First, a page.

Eccentric millionaire Fredrick Loren and his 4th wife, Annabelle, have invited 5 people to the house on Haunted Hill for a "haunted House" party. Whoever will stay in the house for one night will earn ten thousand dollars each. As the night progresses, all the guests are trapped inside the house with ghosts, murderers, and other terrors. Written by
Tony Mayer <email@example.com>
William Castle had related the story of meeting Vincent Price on a day when Price had learned that he had been passed over for a part. Over coffee, Castle described the premise of this picture. Price liked the idea and it led to a two-picture collaboration, this and The Tingler (1959). See more »
Mr. Loren shakes an unopened bottle of "champagne" and points it menacingly at his wife, yet when the bottle is opened there is no effervescent "fountain" nor bubbles visible in their glasses when poured. See more »
I have watched my share of horror movies, altho I am not an expert on the genre, and I have seen different settings. Of course, there can be mixed settings: a film about Dracula may take you to the Transylvanian outdoors, to streets or graveyards, as well as into the castle or mansion or whatever. But one way horror movies can be categorized is by whether most or all of the film is within a residence, or not. Bearing this in mind, I think something special about horror films is having the victim(s) enclosed inside a mansion or home, with escape difficult or impossible, and terrorized by anything one can imagine -- moving furniture, metamorphosing paintings, spooks in the attic, odd remnants, lights on and off -- as part of the buildup for a real or expected attack, by a person or whatever. The terror, suspense, is believing someone or something is or may be there, but where, and when, will it strike? "The Shining," "Die! Die! My Darling," "Beyond the Door," Behind Locked Doors," "The Haunting." Although claustrophobia might generally be a negative for me in a movie, such as "Rear Window" (unlike most people, I do not really like it), in horror movies it is great, it makes the day. If one looks at things this way, "House on Haunted Hill" can be seen as the quintessential horror film.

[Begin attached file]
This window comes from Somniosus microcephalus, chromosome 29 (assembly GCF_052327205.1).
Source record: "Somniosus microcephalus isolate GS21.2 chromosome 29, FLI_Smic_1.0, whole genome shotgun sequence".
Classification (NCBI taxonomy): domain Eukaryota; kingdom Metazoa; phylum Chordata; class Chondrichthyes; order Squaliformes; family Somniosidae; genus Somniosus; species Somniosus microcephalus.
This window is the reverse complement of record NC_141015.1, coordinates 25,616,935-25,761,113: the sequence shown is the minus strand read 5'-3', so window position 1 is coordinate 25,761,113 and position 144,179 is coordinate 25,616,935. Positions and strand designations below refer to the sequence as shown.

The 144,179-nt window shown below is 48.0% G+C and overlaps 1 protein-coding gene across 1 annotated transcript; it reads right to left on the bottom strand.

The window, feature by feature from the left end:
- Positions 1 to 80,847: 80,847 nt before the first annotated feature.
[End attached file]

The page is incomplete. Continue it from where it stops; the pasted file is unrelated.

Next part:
Start with having Vincent Price in it, hopefully no arguments there. He plays Frederick Loren, the affluent host of a "party" in which he invites five people, not including himself and his wife, to a haunted mansion on a hill in a challenge for each person to win $10,000 (at today's value, about $100,000) if that person stays in the mansion all night. Among the five are Watson Pritchard (Elisha Cook Jr.), an alcoholic, whose endemically spooked countenance sets the tone for what everyone is getting into. Frightface or not, he bears an (eerie?) resemblance to evangelist Pat Robertson, whether or not he is actually as scary. Altho Pritchard owns the house, he has spent little time in it, but he is nevertheless the expert on the circumstances surrounding seven deaths, including that of his brother, on the premises over many years. Quickly, the other four get the message: they may be facing trouble. And trouble begins quickly. Part of the idea is that there is no escape out of the mansion after midnight, when the caretakers leave, and barricades ensure this.
Price's wife, Annabelle, is played by Carol Ohmart. She is striking blond, gorgeous, with very fair skin. In several scenes that I will not specify, her lightness is artfully contrasted against surrounding darkness by Director William Castle -- very beautiful, no special effects needed. Price has a jealous rage toward her and she in turn wants to get rid of him, as she has tried to do in the past. What will happen tonight?
Of the other four characters, the two with the stronger presences in the first half are Lance Schroeder (Richard Long), a handsome pilot, and Nora Manning (Carolyn Craig), a pretty typist for one of Loren's companies and the early lead screamer. The other two are newspaper writer Ruth Bridgers (Julie Mitchum), who has a gambling problem, and Dr. David Trent (Alan Marshal), a psychiatrist interested in the subject of scared people. A plot twist brings one of these latter two to greater prominence in the second half.
The creaky doors, the body parts, the unexplained incidents all do their part in a movie in which black & white is such an essential. The black & white cements the atmosphere we need for the "house" (mansion): from a distance, from a close-up at the start of the movie, and then inside the mansion, everywhere. For those who profess love for "Casablanca" and cry "sacrilege" when they see the colored version, I say, OK, the true version to me is the original, but the colorized version is just the colorized version, what's wrong with watching it too? The movie still works in color, doesn't it, even if it is preferable in black & white? To me, anyway. But as to "House on Haunted Hill" -- even if I similarly would not cry "sacrilege" to a colorized version, I ask, can you think of any other movie in which black & while is so essential, in which a colorized version would lose so much? Maybe you can, but I can't.
Loren, with his ulterior motives, has a smug, rather commanding aura, knowing that each of the five needs the $10,000. There can be skeletons in people's closets, yes. And as Loren's plans are threatened with derailment, keep this in mind.
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